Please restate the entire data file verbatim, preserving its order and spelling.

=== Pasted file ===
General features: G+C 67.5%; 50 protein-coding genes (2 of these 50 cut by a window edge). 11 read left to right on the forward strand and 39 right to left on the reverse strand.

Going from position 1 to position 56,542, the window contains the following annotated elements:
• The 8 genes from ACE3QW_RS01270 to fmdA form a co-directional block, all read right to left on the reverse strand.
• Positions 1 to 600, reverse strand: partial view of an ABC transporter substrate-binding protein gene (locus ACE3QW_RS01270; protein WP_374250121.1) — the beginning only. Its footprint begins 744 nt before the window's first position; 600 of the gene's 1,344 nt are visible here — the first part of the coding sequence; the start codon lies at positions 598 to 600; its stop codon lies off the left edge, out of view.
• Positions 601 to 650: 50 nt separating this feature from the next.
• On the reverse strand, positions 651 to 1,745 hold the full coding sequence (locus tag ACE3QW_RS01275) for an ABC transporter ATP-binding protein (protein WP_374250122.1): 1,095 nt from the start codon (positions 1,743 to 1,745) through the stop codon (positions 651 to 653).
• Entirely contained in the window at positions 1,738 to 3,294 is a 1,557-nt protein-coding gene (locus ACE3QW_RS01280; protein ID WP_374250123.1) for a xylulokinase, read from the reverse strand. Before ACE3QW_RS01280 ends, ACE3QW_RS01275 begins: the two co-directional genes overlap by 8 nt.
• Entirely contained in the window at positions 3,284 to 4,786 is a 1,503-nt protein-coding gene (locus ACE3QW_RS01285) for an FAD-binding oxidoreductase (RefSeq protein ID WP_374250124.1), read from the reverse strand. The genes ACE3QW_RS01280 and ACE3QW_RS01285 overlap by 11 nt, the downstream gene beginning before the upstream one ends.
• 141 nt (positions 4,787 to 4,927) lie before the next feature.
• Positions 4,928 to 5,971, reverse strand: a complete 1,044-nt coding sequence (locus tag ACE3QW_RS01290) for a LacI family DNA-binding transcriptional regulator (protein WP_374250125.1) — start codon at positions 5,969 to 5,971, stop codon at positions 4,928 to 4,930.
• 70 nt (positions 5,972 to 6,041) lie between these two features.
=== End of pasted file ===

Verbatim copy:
General features: G+C 67.5%; 50 protein-coding genes (2 of these 50 cut by a window edge). 11 read left to right on the forward strand and 39 right to left on the reverse strand.

Going from position 1 to position 56,542, the window contains the following annotated elements:
• The 8 genes from ACE3QW_RS01270 to fmdA form a co-directional block, all read right to left on the reverse strand.
• Positions 1 to 600, reverse strand: partial view of an ABC transporter substrate-binding protein gene (locus ACE3QW_RS01270; protein WP_374250121.1) — the beginning only. Its footprint begins 744 nt before the window's first position; 600 of the gene's 1,344 nt are visible here — the first part of the coding sequence; the start codon lies at positions 598 to 600; its stop codon lies off the left edge, out of view.
• Positions 601 to 650: 50 nt separating this feature from the next.
• On the reverse strand, positions 651 to 1,745 hold the full coding sequence (locus tag ACE3QW_RS01275) for an ABC transporter ATP-binding protein (protein WP_374250122.1): 1,095 nt from the start codon (positions 1,743 to 1,745) through the stop codon (positions 651 to 653).
• Entirely contained in the window at positions 1,738 to 3,294 is a 1,557-nt protein-coding gene (locus ACE3QW_RS01280; protein ID WP_374250123.1) for a xylulokinase, read from the reverse strand. Before ACE3QW_RS01280 ends, ACE3QW_RS01275 begins: the two co-directional genes overlap by 8 nt.
• Entirely contained in the window at positions 3,284 to 4,786 is a 1,503-nt protein-coding gene (locus ACE3QW_RS01285) for an FAD-binding oxidoreductase (RefSeq protein ID WP_374250124.1), read from the reverse strand. The genes ACE3QW_RS01280 and ACE3QW_RS01285 overlap by 11 nt, the downstream gene beginning before the upstream one ends.
• 141 nt (positions 4,787 to 4,927) lie before the next feature.
• Positions 4,928 to 5,971, reverse strand: a complete 1,044-nt coding sequence (locus tag ACE3QW_RS01290) for a LacI family DNA-binding transcriptional regulator (protein WP_374250125.1) — start codon at positions 5,969 to 5,971, stop codon at positions 4,928 to 4,930.
• 70 nt (positions 5,972 to 6,041) lie between these two features.